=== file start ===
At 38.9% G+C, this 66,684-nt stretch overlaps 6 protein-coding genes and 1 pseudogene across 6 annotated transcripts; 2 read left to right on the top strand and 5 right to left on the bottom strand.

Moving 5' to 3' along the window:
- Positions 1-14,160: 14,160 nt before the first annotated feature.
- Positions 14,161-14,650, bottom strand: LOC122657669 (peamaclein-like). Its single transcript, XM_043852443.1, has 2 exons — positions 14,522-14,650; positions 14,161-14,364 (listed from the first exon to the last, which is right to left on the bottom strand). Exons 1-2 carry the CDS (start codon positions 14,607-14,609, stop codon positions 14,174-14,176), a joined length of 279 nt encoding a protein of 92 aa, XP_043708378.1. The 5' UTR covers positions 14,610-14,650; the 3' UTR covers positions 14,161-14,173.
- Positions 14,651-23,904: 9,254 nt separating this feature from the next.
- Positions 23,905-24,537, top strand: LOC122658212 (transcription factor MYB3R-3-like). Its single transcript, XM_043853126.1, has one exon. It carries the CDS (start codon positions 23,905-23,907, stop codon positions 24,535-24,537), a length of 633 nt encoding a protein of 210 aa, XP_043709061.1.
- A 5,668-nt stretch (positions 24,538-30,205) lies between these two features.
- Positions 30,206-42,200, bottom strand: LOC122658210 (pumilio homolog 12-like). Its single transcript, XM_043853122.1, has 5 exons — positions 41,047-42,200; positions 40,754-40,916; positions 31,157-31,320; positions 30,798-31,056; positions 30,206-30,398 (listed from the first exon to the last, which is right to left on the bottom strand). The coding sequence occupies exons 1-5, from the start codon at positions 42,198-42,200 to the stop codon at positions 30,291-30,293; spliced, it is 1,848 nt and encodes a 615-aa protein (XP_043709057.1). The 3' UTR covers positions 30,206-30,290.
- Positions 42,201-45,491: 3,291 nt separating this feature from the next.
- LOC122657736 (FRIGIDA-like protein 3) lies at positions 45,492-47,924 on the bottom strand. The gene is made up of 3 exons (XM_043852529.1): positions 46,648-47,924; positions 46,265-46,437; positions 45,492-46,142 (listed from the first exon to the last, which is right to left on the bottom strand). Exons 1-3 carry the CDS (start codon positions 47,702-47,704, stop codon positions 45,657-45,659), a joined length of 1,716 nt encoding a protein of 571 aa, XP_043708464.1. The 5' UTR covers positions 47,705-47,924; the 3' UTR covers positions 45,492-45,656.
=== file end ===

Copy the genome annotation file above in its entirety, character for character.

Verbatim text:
At 38.9% G+C, this 66,684-nt stretch overlaps 6 protein-coding genes and 1 pseudogene across 6 annotated transcripts; 2 read left to right on the top strand and 5 right to left on the bottom strand.

Moving 5' to 3' along the window:
- Positions 1-14,160: 14,160 nt before the first annotated feature.
- Positions 14,161-14,650, bottom strand: LOC122657669 (peamaclein-like). Its single transcript, XM_043852443.1, has 2 exons — positions 14,522-14,650; positions 14,161-14,364 (listed from the first exon to the last, which is right to left on the bottom strand). Exons 1-2 carry the CDS (start codon positions 14,607-14,609, stop codon positions 14,174-14,176), a joined length of 279 nt encoding a protein of 92 aa, XP_043708378.1. The 5' UTR covers positions 14,610-14,650; the 3' UTR covers positions 14,161-14,173.
- Positions 14,651-23,904: 9,254 nt separating this feature from the next.
- Positions 23,905-24,537, top strand: LOC122658212 (transcription factor MYB3R-3-like). Its single transcript, XM_043853126.1, has one exon. It carries the CDS (start codon positions 23,905-23,907, stop codon positions 24,535-24,537), a length of 633 nt encoding a protein of 210 aa, XP_043709061.1.
- A 5,668-nt stretch (positions 24,538-30,205) lies between these two features.
- Positions 30,206-42,200, bottom strand: LOC122658210 (pumilio homolog 12-like). Its single transcript, XM_043853122.1, has 5 exons — positions 41,047-42,200; positions 40,754-40,916; positions 31,157-31,320; positions 30,798-31,056; positions 30,206-30,398 (listed from the first exon to the last, which is right to left on the bottom strand). The coding sequence occupies exons 1-5, from the start codon at positions 42,198-42,200 to the stop codon at positions 30,291-30,293; spliced, it is 1,848 nt and encodes a 615-aa protein (XP_043709057.1). The 3' UTR covers positions 30,206-30,290.
- Positions 42,201-45,491: 3,291 nt separating this feature from the next.
- LOC122657736 (FRIGIDA-like protein 3) lies at positions 45,492-47,924 on the bottom strand. The gene is made up of 3 exons (XM_043852529.1): positions 46,648-47,924; positions 46,265-46,437; positions 45,492-46,142 (listed from the first exon to the last, which is right to left on the bottom strand). Exons 1-3 carry the CDS (start codon positions 47,702-47,704, stop codon positions 45,657-45,659), a joined length of 1,716 nt encoding a protein of 571 aa, XP_043708464.1. The 5' UTR covers positions 47,705-47,924; the 3' UTR covers positions 45,492-45,656.